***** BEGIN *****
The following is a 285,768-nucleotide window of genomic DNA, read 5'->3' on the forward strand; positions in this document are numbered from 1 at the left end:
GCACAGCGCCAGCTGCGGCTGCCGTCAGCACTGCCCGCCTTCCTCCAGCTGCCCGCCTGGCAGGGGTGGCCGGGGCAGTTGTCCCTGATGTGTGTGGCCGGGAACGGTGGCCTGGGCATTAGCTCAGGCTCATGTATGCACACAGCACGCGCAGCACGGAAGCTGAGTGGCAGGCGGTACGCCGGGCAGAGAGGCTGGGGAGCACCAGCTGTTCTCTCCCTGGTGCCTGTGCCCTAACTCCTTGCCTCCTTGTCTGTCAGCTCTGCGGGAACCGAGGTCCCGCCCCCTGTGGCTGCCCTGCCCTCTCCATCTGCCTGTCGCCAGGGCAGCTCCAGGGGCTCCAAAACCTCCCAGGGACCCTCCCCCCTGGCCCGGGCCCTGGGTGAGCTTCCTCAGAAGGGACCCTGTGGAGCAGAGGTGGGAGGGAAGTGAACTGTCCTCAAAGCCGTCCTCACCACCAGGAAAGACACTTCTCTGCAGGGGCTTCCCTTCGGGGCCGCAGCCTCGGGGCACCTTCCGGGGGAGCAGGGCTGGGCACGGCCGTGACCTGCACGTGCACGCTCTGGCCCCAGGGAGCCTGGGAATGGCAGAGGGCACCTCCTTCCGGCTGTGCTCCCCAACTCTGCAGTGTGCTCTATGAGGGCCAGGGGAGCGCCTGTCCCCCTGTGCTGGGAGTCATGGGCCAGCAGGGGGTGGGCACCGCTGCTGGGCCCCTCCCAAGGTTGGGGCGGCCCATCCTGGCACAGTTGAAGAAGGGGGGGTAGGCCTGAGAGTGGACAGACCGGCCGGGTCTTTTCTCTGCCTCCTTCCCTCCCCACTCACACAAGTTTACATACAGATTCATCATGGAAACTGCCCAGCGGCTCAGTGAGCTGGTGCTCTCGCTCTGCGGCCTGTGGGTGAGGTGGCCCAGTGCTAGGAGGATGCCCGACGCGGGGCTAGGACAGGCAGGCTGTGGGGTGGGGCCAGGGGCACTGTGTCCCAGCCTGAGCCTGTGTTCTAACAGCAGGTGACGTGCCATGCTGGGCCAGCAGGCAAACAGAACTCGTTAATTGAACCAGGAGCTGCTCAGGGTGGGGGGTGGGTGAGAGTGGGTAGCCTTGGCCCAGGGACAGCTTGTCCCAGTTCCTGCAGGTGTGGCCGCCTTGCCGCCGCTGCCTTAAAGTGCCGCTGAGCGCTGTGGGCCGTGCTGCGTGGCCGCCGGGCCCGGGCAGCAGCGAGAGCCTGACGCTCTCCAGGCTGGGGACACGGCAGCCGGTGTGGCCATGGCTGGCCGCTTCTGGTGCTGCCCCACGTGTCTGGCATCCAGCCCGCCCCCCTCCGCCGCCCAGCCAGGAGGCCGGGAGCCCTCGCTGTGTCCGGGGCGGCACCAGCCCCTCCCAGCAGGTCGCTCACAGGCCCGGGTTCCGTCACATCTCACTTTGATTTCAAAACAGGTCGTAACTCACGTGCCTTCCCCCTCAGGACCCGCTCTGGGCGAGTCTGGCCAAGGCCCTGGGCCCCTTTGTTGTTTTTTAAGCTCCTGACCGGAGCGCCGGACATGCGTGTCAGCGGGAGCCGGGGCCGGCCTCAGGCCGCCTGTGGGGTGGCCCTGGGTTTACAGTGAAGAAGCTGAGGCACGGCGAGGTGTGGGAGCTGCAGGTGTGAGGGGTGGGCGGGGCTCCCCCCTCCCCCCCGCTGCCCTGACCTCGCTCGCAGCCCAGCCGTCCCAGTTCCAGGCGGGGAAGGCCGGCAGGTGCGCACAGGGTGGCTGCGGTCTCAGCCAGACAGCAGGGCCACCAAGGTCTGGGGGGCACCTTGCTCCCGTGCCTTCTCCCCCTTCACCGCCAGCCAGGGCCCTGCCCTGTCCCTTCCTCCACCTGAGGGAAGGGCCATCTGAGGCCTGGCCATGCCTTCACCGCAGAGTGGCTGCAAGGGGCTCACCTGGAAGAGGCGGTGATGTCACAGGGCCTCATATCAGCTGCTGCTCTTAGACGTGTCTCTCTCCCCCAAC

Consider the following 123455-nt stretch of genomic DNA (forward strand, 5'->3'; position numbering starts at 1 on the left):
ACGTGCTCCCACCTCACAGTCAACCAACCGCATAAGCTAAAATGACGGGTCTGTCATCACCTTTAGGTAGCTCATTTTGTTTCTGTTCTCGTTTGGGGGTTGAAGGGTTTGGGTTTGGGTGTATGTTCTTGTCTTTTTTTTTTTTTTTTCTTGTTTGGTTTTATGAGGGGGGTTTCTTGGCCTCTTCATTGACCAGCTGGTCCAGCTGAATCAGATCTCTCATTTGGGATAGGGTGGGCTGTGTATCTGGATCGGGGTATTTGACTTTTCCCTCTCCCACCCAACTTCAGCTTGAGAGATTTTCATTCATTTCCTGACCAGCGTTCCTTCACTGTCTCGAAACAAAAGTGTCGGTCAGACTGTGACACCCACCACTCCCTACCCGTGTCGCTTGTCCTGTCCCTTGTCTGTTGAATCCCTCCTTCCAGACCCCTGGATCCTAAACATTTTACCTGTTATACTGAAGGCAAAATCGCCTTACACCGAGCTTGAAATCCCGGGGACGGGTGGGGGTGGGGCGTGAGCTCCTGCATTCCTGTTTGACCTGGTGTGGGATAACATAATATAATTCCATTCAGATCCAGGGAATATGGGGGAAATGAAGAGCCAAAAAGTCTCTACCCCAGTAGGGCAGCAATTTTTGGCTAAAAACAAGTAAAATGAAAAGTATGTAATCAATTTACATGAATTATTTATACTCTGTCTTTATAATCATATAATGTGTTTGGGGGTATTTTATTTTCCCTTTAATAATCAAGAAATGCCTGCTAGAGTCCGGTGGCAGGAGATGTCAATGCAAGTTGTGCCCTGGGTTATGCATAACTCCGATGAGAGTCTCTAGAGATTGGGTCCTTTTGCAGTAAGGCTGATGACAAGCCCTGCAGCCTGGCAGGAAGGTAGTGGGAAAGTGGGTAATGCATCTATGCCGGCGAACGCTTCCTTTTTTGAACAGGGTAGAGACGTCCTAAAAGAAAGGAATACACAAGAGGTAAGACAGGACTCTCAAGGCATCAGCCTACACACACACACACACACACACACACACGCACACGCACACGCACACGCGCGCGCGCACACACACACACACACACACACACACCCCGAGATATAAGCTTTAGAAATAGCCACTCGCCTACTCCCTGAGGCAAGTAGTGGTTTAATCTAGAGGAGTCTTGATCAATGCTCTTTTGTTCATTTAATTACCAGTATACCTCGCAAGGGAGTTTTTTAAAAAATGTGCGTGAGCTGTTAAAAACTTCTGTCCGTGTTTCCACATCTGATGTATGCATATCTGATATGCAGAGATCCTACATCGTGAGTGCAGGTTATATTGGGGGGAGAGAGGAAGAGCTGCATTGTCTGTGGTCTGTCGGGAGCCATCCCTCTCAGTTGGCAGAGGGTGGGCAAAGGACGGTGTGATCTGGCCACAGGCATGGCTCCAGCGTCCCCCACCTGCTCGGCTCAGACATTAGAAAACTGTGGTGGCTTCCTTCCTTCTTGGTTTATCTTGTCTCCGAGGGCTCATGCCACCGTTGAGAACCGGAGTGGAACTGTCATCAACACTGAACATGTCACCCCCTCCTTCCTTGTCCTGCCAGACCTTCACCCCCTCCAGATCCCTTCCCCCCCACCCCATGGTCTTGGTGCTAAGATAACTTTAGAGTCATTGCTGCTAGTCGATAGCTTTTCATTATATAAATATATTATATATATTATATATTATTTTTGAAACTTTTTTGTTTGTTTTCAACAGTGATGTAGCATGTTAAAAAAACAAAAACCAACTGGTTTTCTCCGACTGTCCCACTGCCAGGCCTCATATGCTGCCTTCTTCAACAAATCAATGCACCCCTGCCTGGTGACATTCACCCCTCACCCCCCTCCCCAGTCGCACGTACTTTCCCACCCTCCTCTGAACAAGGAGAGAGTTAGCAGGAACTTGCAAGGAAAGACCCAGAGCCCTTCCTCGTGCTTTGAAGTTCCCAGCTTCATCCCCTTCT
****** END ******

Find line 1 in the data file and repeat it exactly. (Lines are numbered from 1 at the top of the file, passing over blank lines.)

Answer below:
The following is a 285,768-nucleotide window of genomic DNA, read 5'->3' on the forward strand; positions in this document are numbered from 1 at the left end: